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Commercial Farmers' Union of Zimbabwe

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Drought in Zimbabwe leads to increase in TB-related deaths

Drought in Zimbabwe leads to increase in TB-related deaths

Thu, 14 Jun 2012 09:51 GMT

Source: member // International HIV/AIDS Alliance – UK

More people from Matabeleland are dying from tuberculosis (TB) related 
illnesses than in any other area of Zimbabwe, a situation feared to be 
linked to the drought currently afflicting the southern region.

According to latest statistics from the Ministry of Health and Child 
Welfare, up to 18% of TB patients in Matabeleland North province, and 14% in 
Matabeleland South province, die while on TB treatment.

Matabeleland region is home to the South Africa and Botswana borders and 
prone to droughts. The region has received virtually no rain this year, 
leaving people in rural areas vulnerable to hunger.

TB and HIV patients on medication in those provinces are the worst affected 
as their medication requires that they be well fed. As they are reportedly 
starving, they are being forced to take medication on empty stomachs.

Additionally, studies have shown that in the body’s attempt to fight 
infection energy expenditure is increased thereby increasing energy needs in 
TB patients.

Charles Sandy, the national TB programme manager, is concerned: “We need to 
identify what the reasons are behind the deaths. We are speculating that 
perhaps it’s cross border health issues because of the mobility of the 
population in the southern region,” he said.

He further speculated that the high death rates could also be related to 
multi-drug resistant TB, attributable to the fact that there was not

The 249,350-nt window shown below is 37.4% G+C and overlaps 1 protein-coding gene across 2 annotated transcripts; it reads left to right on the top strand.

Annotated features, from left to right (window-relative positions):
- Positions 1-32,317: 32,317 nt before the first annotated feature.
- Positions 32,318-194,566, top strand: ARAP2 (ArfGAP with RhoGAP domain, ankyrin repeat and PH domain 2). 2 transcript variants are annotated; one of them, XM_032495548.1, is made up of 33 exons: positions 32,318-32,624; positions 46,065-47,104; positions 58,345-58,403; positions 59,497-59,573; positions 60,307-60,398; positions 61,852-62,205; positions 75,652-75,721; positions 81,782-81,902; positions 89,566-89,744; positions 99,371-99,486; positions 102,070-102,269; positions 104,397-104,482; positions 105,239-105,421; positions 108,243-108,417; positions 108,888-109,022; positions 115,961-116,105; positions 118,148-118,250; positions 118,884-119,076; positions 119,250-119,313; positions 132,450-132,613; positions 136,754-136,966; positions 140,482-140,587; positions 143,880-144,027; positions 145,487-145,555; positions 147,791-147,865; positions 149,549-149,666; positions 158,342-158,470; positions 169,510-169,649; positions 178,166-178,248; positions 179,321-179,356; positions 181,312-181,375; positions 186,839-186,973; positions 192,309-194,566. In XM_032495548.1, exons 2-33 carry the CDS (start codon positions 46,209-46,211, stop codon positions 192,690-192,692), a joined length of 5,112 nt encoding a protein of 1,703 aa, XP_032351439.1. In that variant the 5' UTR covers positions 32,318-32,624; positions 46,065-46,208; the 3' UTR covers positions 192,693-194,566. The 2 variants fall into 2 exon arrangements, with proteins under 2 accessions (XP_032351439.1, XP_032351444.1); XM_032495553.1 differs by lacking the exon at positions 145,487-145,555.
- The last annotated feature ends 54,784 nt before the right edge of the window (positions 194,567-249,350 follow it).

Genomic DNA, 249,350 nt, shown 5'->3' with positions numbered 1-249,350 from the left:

adequate attention to TB- HIV integration in that part of the country.

TB is among the top ten diseases of public health importance in Zimbabwe and 
remains the leading cause of deaths among people living with HIV and AIDS. 
The country is ranked number 17 among the 22 TB high burden countries of the 

However last year, TB cases in the country dropped to 40,600 from 47,000 
recorded in 2010.

The World Health Organisation reports that nearly 39 million people around 
the world suffer from TB annually while around 1.4 million of them die of 
the communicable disease related illnesses worldwide.

Addressing residents in Bulawayo, the Matabeleland capital, Henry Madzorera, 
the Health and Child Welfare Minister, said that the government was in the 
process of investigating the causes of the high death rates due to 
TB-related illnesses in this part of the country. He said that more than 10% 
was unacceptable.

Samkeliso Ndlovu is a Zimbabwean journalist and member of the Key 
Correspondents Team, a vibrant network of some 250 citizen journalists based 
in 50 countries who write about health and development issues affecting them 
and their communities.


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